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Only when we see Shakespeare in his original historical context can we understand what his plays and poems really mean.

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Thursday, July 25, 2013

Shakespeare and King James's Ruined Coronation


On 25 July 1603, King James VI of Scotland was crowned King James I of England.


King James I of England with sceptre and crown


The date of this coronation is rather curious, since the day before was the 36th anniversary of the day that he inherited the Scottish throne from his mother, Mary Queen of Scots.

On 24 July 1567, Mary was forced by Scottish lords to abdicate in favor of her son.

It was a very dramatic event, and I wrote about it here.


King James, by Nicholas Hilliard, ca. 1603-9


This anniversary, of the day that James became King of Scotland, must have been very bittersweet to him.

On the one hand he was pleased to be King, and obviously enjoyed the power and the privilege it afforded him. But on the other hand, it was at the expense of his mother.

He was only 13 months old when he became King of Scotland. For many years, Scotland was ruled by regents. 

From the time he was born, it was clear that he had a very strong claim to inherit the English throne from Queen Elizabeth, who had no children and no apparent heirs.

As James grew older, he did everything he could to protect and increase his chances of being crowned King of England. 

He and Queen Elizabeth corresponded by letter, and kept an open channel through councillors. In fact, at one point, she began to pay him an annual stipend of 4000 pounds.

In all the time that James was King of Scotland, he never met his mother. In 1583, there was a painting done, showing them together, but in fact she had not seen him since he was 10 months old.


Mary Queen of Scots and King James, 1583


There are many theories why he did this, but perhaps the most compelling answer is that his mother Mary was a controversial figure, and disliked by Queen Elizabeth. James did not want to risk his standing with Elizabeth, nor ruin his chances of succeeding her.

When Elizabeth consented to having Mary executed for treason, it was a real test of James’s allegiance. It would seem, that despite how he really felt about the death of his mother, he was more interested in becoming King of England.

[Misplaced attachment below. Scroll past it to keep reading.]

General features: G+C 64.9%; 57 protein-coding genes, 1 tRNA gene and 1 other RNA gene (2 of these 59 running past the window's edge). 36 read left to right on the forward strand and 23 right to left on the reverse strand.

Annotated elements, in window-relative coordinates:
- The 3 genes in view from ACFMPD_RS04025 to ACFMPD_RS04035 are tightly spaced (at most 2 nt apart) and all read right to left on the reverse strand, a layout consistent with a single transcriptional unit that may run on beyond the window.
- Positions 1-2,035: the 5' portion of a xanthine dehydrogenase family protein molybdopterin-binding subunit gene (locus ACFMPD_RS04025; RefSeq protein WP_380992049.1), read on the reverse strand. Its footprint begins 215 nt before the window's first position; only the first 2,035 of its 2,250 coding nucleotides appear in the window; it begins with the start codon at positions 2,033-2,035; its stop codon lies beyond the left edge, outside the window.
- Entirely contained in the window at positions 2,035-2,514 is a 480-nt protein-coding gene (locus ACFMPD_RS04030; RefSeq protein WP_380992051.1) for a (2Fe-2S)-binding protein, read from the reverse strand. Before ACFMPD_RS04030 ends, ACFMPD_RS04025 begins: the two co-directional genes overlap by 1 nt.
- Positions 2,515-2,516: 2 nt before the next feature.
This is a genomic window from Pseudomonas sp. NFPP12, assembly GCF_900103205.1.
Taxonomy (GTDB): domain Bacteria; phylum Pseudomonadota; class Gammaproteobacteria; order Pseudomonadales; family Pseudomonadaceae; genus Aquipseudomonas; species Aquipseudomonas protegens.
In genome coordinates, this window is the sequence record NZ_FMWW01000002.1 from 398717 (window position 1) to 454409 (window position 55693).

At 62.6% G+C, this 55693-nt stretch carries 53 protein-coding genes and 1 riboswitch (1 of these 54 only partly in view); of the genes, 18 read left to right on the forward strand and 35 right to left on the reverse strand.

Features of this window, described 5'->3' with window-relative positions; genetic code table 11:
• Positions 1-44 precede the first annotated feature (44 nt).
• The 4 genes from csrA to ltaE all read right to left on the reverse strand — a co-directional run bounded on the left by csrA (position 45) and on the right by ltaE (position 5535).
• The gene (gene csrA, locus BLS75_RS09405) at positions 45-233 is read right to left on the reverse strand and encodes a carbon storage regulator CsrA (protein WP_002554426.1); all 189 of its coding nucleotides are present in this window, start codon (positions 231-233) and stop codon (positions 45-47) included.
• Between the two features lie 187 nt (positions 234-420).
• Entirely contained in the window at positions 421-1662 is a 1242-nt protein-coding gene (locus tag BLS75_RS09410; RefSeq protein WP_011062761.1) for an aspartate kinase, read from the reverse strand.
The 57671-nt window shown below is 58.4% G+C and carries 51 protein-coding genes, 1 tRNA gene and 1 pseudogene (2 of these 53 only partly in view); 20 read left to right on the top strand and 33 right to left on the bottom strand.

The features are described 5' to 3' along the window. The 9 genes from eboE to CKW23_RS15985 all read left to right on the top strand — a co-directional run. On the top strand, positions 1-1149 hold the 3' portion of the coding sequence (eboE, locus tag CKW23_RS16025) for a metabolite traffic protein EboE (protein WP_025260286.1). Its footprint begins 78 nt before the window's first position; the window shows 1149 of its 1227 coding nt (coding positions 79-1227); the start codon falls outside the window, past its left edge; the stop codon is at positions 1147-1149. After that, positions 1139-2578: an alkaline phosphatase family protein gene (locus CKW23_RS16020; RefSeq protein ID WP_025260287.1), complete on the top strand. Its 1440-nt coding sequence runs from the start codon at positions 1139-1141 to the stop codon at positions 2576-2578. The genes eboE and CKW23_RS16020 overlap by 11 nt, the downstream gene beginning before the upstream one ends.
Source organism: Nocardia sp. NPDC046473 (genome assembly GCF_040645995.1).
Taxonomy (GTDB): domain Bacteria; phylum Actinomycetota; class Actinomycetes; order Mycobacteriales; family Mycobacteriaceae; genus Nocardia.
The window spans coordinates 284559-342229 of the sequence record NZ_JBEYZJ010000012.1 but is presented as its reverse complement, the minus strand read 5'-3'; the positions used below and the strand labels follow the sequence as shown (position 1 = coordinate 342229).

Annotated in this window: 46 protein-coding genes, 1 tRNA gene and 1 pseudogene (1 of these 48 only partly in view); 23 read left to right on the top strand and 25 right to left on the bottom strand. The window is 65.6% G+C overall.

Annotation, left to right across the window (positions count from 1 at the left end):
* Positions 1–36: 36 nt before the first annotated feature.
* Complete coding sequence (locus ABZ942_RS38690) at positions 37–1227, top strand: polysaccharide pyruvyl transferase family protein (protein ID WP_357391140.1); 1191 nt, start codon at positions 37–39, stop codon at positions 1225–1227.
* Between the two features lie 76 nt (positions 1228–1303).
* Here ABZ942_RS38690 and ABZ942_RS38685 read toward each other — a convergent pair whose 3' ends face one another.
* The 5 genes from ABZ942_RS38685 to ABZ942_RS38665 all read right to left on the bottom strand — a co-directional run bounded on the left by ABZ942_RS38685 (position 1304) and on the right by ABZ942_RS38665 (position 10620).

I don’t think it was a coincidence that his coronation in London was so close in date to the date of his coronation in Scotland in 1567. I think he chose it on purpose.

I think he wanted to celebrate not only his coronation but the memory of his mother, who had given him this opportunity, and paid with her life.

But whatever grand plans James had for the coronation and the day itself, the day did not go well.

First of all, since almost precisely the time that Queen Elizabeth died in March 1603, a plague was ravaging London. This would mean that he would not get close to the public, for fear of the disease.

By July 25 1603, two Catholic treason plots against James had just been discovered. This would mean that he should not get close to the public, for fear of getting killed.

This was a real fear. His life had been threatened several times before, and political assassinations were not unheard of. Only a few years before, in 1589, the French King Henri III was stabbed to death by a Catholic fanatic.

Finally, if that wasn't bad enough, on the day of the coronation, there was a terrible rain!

Whatever good mood James was in, it was probably ruined. He was probably very fearful of the plague, assassination, and getting wet.

At Westminster Cathedral, there were scaffolds on which the public would have been seated to watch his entry and exit, but they were never finished.

What did Shakespeare think of the coronation day? He and his players had just become the official royal playing company, the King’s Men.

He would have seen firsthand what the day was like, and what kind of mood King James was in. 

He would also have seen how the public, what few people turned out, reacted to this new king.

When I read Coriolanus, which was written during the reign of King James, I can’t help but think the “gown of humility” that Coriolanus must wear to get the “voices” of the public has something to do with King James and his relationship with the citizens of London.


Patrick Page in a recent production as Coriolanus

King James disliked, and was generally afraid of crowds. He also detested tobacco smoking (which was hugely popular at the time), for many reasons, not the least of which is that it makes your breath stink.

On that day, Shakespeare may have seen how much James detested having to appear humble before the public and, in the words from Coriolanus, “beg their stinking breaths.”

And like King James and Queen Anne, and the rest of the court, Shakespeare and his players probably got wet.

Did Shakespeare consider all of these things bad omens? Did he sense that the plague, the assassination plots, and the weather were an indication the reign of King James would not be good, and might be very bad for the country?

Shakespeare may have been too happy, what with his recent promotion, to give it any thought on the day itself.

But in the years that followed, Shakespeare wrote some of his bloodiest, darkest and most nightmarish plays -- Othello, Macbeth, King Lear, Coriolanus.

It makes you wonder what else happened that day, and in the years that followed in the court of King James.

Cheers,


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